As we prepare to re-enter the world—cautiously, exuberantly—we find ourselves contending with dangerously full internal backlogs. What forms do all those things, culminating inside of us, take? There is no single answer; eruption is a transitional state.
Issue 4 has found its form through our writers, poets, and artists, who question and examine what it means to be a human in today’s world. Are we brand new people? Have we calcified our bad habits, or buried ourselves more deeply in our toxic relationships? Have we been thrust into a new phase of existence that forces us to re-examine how we’ve chosen to live until now? Do we want to devour everything in our path, even those we love most?
With this issue, we hope to give space to those outbursts, and to celebrate the hope that conception can follow destruction.
The First Time I Hear Jane Speak
Jane carrying her tray of corned beef hash into the dining hall. Jane with two small glasses of milk. Jane sitting at the far end of the table next to Rosalind, Francis, Gerdie and Viola. Jane not saying a word.Read the story →
My mother’s iron was heavy, with a speckled cord and stubby plug. In the cellar, she and I pressed my father’s shirts. He worked a desk job he’d never dreamed of growing up in a South End tenement, working a machine in a nearby raincoat factory and letting it all proceed from there.Read the essay →
When Harry says hello, he means for now. He means let’s see how the evening goes. He means he might or might not have something else come up and he will have to leave.Read the story →
How awful, I say in tweet and reply. How terrible. Disgusting!
Enraging. Why? What a monster. How awful. My heart.
Round face, single tear emoji. What is even
happening? Who are we? I heart the postsRead the poem →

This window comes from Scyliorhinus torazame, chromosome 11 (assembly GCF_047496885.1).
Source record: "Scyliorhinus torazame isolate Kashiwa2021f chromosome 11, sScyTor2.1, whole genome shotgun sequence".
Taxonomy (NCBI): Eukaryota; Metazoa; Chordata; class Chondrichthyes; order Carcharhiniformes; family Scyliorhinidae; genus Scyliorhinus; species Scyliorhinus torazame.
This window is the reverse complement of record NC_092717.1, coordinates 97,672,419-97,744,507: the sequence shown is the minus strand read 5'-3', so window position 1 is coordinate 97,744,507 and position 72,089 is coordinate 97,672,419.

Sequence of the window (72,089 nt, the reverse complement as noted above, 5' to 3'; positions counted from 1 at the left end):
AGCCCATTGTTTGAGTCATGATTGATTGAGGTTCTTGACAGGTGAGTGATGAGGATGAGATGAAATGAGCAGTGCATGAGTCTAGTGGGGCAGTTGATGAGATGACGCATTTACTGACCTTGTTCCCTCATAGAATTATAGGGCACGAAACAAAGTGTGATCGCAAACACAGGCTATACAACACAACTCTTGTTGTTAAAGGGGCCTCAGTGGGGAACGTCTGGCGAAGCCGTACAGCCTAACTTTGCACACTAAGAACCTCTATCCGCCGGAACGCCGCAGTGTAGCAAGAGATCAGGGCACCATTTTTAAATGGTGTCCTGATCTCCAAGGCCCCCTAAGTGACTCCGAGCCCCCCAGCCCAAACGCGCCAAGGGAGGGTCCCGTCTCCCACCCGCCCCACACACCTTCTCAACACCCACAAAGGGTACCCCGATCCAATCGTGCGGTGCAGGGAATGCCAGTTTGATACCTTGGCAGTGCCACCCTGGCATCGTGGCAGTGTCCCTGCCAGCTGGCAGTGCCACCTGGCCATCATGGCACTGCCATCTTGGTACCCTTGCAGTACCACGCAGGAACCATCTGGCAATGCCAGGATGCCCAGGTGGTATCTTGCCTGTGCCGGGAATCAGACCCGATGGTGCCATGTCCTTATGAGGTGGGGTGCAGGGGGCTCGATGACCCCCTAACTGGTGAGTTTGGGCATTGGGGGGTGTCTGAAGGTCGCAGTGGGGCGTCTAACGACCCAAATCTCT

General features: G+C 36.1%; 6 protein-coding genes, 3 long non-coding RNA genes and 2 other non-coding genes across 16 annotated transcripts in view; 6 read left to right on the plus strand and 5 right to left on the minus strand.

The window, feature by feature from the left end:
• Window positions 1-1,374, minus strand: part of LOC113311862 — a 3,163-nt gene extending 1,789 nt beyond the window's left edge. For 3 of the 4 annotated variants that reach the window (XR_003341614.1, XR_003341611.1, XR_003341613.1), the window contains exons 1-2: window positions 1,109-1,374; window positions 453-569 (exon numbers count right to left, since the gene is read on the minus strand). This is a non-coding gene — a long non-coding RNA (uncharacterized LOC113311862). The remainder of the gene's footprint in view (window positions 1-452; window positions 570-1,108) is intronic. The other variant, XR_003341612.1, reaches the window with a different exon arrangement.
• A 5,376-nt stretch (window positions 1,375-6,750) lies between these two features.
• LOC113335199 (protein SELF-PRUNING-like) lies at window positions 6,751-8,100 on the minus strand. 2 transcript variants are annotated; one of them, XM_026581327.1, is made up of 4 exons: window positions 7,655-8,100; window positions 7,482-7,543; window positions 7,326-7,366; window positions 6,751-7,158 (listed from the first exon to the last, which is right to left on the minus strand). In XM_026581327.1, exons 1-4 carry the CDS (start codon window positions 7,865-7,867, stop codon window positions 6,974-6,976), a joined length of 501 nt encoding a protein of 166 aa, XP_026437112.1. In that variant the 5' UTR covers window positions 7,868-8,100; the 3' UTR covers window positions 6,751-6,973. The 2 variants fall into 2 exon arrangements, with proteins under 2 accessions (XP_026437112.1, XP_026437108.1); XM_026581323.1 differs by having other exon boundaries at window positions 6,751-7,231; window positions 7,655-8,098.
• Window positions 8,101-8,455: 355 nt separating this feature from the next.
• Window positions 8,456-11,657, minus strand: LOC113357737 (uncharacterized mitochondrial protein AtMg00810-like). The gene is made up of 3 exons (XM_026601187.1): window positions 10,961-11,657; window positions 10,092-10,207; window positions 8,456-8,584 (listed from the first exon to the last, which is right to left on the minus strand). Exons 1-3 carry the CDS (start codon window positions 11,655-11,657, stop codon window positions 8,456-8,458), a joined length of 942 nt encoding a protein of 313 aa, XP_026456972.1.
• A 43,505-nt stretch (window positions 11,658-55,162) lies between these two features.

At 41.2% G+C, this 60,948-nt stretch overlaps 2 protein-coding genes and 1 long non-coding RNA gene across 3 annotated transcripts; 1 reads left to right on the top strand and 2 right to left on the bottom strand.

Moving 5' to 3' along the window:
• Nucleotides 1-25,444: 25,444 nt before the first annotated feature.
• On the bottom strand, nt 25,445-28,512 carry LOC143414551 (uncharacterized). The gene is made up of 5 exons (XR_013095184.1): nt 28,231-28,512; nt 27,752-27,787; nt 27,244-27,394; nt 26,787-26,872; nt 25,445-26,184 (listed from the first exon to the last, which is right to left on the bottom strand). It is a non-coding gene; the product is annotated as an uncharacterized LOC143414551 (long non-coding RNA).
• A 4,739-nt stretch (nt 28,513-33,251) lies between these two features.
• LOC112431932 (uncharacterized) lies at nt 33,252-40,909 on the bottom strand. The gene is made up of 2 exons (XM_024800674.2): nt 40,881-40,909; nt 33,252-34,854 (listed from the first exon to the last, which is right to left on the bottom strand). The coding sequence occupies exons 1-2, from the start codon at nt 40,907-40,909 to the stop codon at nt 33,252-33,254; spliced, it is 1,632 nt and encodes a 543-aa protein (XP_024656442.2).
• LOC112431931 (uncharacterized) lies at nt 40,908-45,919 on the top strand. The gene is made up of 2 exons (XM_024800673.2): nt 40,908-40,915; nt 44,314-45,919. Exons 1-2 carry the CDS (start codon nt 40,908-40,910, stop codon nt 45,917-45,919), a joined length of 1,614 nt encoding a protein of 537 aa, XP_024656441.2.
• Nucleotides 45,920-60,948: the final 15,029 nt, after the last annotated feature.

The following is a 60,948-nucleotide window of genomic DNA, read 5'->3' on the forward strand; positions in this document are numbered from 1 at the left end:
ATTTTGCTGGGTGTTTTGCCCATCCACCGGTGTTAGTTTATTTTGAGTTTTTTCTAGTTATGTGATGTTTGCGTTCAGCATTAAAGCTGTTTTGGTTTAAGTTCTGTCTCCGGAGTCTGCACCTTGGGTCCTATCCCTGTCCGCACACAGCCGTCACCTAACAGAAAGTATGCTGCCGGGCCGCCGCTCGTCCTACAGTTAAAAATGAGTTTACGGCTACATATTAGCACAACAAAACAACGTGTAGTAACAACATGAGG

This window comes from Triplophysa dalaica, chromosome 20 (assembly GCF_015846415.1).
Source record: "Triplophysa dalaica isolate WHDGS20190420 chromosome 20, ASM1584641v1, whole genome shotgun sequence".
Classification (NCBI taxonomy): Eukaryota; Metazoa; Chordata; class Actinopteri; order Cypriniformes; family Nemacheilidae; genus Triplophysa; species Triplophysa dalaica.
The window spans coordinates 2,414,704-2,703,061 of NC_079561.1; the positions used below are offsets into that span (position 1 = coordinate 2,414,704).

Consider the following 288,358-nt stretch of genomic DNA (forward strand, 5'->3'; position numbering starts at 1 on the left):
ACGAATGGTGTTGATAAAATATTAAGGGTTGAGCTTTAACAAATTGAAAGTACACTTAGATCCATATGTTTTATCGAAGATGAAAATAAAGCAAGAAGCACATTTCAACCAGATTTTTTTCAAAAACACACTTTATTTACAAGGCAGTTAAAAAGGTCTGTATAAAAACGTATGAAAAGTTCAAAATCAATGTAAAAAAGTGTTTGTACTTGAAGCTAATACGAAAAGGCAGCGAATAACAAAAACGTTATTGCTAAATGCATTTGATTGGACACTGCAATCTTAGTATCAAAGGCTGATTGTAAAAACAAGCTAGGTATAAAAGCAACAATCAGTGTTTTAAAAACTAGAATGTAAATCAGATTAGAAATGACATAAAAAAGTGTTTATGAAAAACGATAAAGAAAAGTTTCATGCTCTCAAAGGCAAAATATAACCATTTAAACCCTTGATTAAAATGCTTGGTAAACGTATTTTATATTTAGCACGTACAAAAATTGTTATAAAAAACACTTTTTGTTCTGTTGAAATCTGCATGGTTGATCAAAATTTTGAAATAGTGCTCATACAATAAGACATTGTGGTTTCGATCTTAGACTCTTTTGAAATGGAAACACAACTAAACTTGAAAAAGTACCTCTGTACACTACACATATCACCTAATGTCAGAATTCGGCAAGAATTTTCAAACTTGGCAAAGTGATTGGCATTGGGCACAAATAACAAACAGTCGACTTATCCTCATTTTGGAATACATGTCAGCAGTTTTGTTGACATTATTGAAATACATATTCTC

When My Girlfriend's Head Becomes an Orange in the Middle of the Night
I wonder who it’s for? I’ve always hated oranges. I used to watch my aunt peel them over her speckled brown ash tray, the Virginia Slims slowly buried in citrus.Read the story →
How to Build a Volcano
Pizza box. 20oz plastic bottle. Chicken wire. Newspaper. Flour. Water. Paint.
Box Cutter. Serrated knife. Wire Cutters. Gloves. Staple Gun. Super glue. Mixing bowl. Paint brushes. Measuring Cup.Read the essay →
The first time you fuck is on a Saturday night turned Sunday morning. After his face finally re-emerges from the back of your thighs, he asks, am I going to catch something from this?Read the story →
Interview with Victoria Chang
Q: In some of Dear Memory’s sections, there are quotations by other writers that your writing responds to. What’s your process for collecting these ideas or quotes?
A: Honestly, I am disorganized. Sometimes I'd just open random books around me and see something and it might spur something in my mind or I would slot it into the text I was working on.Read the interview →
The guest bedroom is the only room in our home my mom doesn’t cover with wallpaper when she marries. Assuming this door will almost always stay closed, she sees no need.Read the essay →
Behind the basement stairs was a box of swaddling blankets I know we tossed last summer. I threw them out.
I sit on them now cradling my foot like a broken child.Read the story →
Tanya Žilinskas | Editor-in-Chief
Megan Bounds | Production Editor
Matthew Hose | Nonfiction Editor
Nicholas Neyhouse | Poetry Editor
Jesse Herwitz | Fiction Editor
Anna Deh | Fiction Editor
Benjamin Briggs | Fiction Editor
KC Crawford | Assistant Nonfiction Editor
Jess Reincke | Assistant Nonfiction Editor
T.S. Leonard | Assistant Poetry Editor
Hikari Miya | Assistant Poetry Editor
Neal Andreu Tayco | Assistant Poetry Editor
Sarah Kruse | Assistant Poetry Editor
Gretchen Lehtonen Hopkins | Assistant Fiction Editor
Readers: Helen Fahnestock, Lilia Farrell, Lisa Freese, Madi Giovina, Lu Huang, Robert Perea, Srishti Rathour, Bryce Sears, Saranya Subramanian, Siok-Hian Tay-Kelley, Grant Young, and Hantian Zhang